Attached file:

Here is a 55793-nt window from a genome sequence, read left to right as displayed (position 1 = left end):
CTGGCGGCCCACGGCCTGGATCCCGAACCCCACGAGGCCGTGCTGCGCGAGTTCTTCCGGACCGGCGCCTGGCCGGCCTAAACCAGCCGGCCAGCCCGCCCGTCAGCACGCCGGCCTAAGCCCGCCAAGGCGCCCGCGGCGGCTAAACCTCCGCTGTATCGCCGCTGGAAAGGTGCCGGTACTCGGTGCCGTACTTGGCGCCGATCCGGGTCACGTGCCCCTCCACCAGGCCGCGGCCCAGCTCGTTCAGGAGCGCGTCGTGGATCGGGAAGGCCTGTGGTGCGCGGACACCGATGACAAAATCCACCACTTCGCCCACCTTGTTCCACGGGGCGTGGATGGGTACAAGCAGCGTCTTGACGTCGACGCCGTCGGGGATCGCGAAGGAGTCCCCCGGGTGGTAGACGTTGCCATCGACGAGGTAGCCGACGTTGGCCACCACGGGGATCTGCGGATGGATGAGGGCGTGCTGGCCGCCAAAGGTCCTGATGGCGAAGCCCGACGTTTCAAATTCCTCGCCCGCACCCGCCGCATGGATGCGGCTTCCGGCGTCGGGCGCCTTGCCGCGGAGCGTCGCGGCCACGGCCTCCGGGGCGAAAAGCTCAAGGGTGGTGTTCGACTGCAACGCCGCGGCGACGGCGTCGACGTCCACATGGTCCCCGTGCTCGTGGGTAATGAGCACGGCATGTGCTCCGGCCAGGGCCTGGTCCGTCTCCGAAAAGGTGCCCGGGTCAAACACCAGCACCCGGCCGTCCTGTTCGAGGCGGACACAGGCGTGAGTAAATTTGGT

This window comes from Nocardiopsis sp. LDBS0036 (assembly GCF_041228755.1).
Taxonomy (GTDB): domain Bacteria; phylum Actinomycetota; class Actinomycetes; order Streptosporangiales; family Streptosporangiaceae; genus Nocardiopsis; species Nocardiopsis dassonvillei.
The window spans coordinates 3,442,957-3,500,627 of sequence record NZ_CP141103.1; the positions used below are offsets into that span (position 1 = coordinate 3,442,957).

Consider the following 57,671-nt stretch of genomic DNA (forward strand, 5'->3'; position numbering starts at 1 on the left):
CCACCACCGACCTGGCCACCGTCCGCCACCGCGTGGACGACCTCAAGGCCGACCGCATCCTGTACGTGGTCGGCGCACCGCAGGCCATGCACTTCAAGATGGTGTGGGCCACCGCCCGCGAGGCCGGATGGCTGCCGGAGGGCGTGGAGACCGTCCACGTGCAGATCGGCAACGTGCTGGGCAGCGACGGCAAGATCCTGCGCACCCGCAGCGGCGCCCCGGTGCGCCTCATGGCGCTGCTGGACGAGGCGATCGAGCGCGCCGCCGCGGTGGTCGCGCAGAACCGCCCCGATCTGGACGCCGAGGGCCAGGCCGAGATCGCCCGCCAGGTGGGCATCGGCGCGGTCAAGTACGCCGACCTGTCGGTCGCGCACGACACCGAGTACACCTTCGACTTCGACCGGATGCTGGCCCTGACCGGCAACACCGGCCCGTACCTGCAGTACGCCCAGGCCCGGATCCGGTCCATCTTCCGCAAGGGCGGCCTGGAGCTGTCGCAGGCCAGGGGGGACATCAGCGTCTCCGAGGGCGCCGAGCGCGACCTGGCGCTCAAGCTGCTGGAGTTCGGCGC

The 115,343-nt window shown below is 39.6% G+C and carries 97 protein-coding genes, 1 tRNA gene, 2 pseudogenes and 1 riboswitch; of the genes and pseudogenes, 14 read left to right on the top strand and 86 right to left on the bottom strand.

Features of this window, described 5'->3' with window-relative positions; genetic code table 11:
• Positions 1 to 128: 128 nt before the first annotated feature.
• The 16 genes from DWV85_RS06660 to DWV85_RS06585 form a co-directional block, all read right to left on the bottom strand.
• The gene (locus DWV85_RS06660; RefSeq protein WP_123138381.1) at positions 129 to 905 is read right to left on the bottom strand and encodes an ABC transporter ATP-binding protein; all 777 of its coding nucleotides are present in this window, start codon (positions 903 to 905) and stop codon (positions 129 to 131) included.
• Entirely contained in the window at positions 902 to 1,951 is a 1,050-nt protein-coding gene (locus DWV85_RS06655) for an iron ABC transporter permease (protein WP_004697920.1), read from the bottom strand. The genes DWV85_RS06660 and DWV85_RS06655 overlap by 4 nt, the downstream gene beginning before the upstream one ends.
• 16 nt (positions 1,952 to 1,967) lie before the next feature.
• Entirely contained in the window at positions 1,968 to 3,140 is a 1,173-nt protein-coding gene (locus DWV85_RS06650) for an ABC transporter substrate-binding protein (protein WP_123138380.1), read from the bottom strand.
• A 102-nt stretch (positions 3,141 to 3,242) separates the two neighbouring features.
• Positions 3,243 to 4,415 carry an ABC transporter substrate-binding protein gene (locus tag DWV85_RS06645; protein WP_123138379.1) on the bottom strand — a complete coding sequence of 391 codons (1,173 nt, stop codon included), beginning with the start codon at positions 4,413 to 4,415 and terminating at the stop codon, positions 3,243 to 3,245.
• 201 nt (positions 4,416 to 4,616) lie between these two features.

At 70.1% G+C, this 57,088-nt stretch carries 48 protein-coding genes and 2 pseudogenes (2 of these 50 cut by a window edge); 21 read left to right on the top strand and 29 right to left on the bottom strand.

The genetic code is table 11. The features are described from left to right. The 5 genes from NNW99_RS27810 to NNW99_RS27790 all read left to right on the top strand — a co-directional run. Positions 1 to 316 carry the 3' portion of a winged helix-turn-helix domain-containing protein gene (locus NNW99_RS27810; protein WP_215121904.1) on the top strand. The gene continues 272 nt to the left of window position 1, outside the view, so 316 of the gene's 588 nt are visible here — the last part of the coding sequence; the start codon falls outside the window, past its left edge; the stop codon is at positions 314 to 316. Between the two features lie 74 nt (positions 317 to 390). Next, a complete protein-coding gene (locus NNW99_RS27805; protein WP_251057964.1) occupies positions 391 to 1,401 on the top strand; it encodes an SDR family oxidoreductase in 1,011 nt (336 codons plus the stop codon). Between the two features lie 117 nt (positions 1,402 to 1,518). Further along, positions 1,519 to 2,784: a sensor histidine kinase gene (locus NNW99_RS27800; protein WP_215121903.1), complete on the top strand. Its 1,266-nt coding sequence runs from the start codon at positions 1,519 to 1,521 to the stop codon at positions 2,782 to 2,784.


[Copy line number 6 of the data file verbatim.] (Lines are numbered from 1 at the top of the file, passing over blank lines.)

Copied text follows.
Consider the following 57,671-nt stretch of genomic DNA (forward strand, 5'->3'; position numbering starts at 1 on the left):